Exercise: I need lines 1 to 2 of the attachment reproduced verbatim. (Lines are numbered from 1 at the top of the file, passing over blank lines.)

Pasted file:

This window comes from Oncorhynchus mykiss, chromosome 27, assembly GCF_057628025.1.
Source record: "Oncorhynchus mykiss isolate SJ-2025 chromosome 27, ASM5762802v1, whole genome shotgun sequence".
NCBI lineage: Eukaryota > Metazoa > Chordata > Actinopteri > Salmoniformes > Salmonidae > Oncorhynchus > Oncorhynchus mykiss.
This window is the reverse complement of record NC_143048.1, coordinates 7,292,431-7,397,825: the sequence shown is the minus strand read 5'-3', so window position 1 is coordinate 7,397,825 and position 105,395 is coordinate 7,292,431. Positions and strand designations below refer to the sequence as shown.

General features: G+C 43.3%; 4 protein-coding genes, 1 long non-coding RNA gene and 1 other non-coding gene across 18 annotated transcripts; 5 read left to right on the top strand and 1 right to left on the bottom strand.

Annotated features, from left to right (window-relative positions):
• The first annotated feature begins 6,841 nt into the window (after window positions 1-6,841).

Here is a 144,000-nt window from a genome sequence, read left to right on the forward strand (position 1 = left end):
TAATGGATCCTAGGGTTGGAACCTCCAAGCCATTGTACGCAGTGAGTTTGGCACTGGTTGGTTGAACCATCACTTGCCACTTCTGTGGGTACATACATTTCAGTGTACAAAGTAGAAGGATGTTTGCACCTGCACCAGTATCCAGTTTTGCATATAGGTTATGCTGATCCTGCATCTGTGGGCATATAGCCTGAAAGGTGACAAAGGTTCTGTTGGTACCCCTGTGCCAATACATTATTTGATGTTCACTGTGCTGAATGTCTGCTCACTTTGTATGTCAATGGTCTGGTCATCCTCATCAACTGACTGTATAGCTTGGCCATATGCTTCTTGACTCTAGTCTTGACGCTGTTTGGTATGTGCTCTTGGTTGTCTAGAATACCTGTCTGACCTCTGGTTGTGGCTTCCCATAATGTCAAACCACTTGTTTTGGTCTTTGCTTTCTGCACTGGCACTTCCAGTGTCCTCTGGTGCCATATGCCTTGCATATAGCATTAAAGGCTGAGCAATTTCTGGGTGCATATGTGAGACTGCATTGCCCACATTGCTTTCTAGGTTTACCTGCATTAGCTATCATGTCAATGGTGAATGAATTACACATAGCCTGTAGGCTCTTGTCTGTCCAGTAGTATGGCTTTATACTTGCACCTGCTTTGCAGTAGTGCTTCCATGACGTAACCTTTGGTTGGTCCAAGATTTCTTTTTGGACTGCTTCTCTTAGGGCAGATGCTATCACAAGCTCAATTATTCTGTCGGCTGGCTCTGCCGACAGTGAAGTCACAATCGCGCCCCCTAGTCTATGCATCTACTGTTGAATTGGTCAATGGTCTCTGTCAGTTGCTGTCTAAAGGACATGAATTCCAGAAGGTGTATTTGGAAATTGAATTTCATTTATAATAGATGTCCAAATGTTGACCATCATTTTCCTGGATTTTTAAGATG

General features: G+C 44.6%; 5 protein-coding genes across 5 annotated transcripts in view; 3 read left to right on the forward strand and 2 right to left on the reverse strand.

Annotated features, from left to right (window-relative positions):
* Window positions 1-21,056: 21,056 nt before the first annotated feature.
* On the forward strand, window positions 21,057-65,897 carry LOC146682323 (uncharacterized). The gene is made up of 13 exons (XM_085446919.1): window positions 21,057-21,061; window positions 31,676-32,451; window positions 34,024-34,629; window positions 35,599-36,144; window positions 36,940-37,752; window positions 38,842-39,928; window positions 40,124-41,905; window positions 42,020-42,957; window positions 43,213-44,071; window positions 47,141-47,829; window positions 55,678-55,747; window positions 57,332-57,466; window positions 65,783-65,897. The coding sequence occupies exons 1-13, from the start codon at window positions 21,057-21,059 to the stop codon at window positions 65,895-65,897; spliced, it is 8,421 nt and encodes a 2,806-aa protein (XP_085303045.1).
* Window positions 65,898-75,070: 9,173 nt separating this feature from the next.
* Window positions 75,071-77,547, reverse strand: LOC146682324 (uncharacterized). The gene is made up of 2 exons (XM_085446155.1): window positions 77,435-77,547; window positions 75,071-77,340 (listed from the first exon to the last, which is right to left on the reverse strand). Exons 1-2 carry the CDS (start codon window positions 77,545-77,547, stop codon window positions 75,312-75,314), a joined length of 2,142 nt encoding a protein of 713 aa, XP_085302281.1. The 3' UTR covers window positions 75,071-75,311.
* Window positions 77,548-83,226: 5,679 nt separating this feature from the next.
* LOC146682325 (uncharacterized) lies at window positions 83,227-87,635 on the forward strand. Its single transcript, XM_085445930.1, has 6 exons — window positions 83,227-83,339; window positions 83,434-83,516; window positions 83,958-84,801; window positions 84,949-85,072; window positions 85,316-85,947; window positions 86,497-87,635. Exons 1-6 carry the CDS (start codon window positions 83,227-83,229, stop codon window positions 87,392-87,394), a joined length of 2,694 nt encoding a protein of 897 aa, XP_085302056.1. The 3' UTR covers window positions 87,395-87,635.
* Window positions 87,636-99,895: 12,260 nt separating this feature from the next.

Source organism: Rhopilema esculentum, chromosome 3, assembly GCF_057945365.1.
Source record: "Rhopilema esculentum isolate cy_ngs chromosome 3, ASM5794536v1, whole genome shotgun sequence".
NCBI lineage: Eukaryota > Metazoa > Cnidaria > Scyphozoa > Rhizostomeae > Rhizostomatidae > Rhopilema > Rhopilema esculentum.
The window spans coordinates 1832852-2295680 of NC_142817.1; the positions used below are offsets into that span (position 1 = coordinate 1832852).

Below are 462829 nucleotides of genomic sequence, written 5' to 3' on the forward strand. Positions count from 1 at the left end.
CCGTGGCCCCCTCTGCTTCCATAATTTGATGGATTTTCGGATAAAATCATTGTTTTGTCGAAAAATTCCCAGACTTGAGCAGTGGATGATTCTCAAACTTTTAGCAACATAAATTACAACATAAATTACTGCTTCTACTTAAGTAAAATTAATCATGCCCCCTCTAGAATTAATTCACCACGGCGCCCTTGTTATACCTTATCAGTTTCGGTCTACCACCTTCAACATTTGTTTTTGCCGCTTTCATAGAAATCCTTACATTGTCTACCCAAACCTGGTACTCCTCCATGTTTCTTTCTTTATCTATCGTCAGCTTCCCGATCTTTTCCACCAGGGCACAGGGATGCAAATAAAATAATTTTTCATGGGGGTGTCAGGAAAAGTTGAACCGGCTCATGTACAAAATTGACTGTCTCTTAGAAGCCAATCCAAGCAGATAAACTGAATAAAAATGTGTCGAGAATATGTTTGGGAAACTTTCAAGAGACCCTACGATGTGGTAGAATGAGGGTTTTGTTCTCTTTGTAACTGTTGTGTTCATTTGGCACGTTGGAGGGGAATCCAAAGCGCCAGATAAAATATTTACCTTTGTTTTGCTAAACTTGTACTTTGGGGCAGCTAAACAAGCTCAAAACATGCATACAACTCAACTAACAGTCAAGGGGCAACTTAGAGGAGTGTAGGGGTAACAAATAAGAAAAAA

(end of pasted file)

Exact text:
This window comes from Oncorhynchus mykiss, chromosome 27, assembly GCF_057628025.1.
Source record: "Oncorhynchus mykiss isolate SJ-2025 chromosome 27, ASM5762802v1, whole genome shotgun sequence".